It was 2005 that was supposed to be the crucial year for nuclear non-proliferation. The fear was that the five-yearly conference to review the operation of the Nuclear Non-Proliferation Treaty (NPT) would founder amid recriminations, and that the 35-year-old treaty regime would, in effect, be dead. In the event, the review at the UN came and went. It achieved little, but did not collapse. A year that promised drama ended peacefully.
The same can't be said of 2006, when an event long feared happened: on 9 October, North Korea exploded a nuclear device. The precise force has not been established. Nor is North Korea yet capable, most experts believe, of making and firing a missile to deliver a warhead with any accuracy.
Iran spent the year fending off threats and inducements to abandon its uranium enrichment programme. Whether the purpose of Iran's programme is limited to the production of nuclear energy, or whether it is designed to give Iran at least the option of developing a weapon, remains unclear. But Iran feels demeaned by US-led efforts to curb its programme and is intent on exercising its rights to develop nuclear energy for peaceful purposes.
Iran has exposed the difficulties of enforcing the NPT. Its one offence, according to the International Atomic Energy Agency, is not to have been sufficiently transparent. Iran's view is that it is judged by a different standard from other NPT signatories because it is an Islamic state. It is threatened with UN sanctions, but such sanctions look likely to be weak.
The example of Iran highlights the inconsistencies in the way the non-proliferation regime is - or is not - enforced. The UN, under US influence, has required that it meet a higher standard of compliance to develop civilian nuclear power than others. North Korea left the NPT to pursue its ambitions unhindered, and Iran could threaten to follow. It can point to India and Pakistan; both remained outside the NPT regime and conducted their first nuclear tests in 1998.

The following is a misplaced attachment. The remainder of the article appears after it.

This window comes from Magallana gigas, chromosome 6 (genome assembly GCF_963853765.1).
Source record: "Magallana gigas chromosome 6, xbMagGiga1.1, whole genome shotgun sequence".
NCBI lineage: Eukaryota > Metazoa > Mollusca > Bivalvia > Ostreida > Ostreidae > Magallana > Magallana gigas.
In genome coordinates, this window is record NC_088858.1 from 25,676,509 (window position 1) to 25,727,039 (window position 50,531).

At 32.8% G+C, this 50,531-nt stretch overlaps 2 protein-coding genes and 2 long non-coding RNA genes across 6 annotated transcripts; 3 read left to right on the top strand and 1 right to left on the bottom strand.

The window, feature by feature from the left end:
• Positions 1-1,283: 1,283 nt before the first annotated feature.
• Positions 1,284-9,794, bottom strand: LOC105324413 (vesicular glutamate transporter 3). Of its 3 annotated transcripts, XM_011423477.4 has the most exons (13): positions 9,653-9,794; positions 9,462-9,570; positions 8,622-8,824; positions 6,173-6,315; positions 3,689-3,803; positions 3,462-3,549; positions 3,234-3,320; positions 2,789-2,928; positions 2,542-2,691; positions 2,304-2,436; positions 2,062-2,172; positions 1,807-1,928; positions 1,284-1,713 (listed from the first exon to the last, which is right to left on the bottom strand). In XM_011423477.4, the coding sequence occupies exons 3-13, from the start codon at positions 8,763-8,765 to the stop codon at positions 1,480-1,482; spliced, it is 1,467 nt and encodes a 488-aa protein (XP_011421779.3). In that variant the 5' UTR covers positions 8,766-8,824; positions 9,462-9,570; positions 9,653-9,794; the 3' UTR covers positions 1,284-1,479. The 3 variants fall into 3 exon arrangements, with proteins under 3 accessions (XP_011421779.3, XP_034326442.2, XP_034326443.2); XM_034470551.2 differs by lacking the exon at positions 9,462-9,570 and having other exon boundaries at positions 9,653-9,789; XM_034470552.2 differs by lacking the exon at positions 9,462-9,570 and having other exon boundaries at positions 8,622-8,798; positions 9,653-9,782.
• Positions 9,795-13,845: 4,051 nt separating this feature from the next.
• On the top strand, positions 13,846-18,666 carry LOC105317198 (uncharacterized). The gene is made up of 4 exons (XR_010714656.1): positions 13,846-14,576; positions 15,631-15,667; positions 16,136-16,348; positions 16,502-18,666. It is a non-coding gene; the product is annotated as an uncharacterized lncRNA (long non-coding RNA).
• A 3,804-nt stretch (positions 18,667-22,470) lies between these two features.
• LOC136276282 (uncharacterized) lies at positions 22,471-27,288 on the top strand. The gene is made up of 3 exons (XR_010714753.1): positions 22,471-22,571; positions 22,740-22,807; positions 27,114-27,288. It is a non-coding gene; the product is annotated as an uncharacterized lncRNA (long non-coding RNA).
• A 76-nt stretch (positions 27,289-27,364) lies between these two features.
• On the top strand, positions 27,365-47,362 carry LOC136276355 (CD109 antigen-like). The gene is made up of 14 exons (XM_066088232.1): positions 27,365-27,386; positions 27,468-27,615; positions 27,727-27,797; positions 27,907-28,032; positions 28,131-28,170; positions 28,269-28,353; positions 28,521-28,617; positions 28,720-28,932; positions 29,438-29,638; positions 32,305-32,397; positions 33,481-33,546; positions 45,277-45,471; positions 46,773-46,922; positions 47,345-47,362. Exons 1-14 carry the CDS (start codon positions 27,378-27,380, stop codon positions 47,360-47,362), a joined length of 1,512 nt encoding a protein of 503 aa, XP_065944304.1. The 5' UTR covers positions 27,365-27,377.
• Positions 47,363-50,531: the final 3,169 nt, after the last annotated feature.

This politicised confusion has been cited as proof that the NPT regime is out of date. Events near the end of the year reinforced this. Tony Blair announced that the Government intended to replace its four nuclear submarines as the first stage of updating its Trident missile system. Then the Israeli Prime Minister, in remarks he later retracted, seemed to reveal that Israel possesses a nuclear weapons capacity. Israel has not signed up to the NPT.
One consolation seemed to be that a nuclear weapons capability was still restricted to state actors. This came to grief with the death of the former Russian spy Alexander Litvinenko in a London hospital. Doctors gave the cause of death as poisoning by the radioactive element, polonium-210. The assumption was that this had somehow been obtained from Russia. It raised the long-feared spectre of nuclear material in the hands of non-state actors.
This has, then, been the year that exposed the inadequacies of the NPT. But that might be too pessimistic. North Korea agreed to return to talks almost immediately after its test. There is no evidence that Iran, for all its bombast, has embarked on a weapons programme, or intends to. So 2006 pushed the bounds of the NPT, but the treaty remained in place. Its robustness suggests that there is time to revise it to match the challenges that await.Reuse content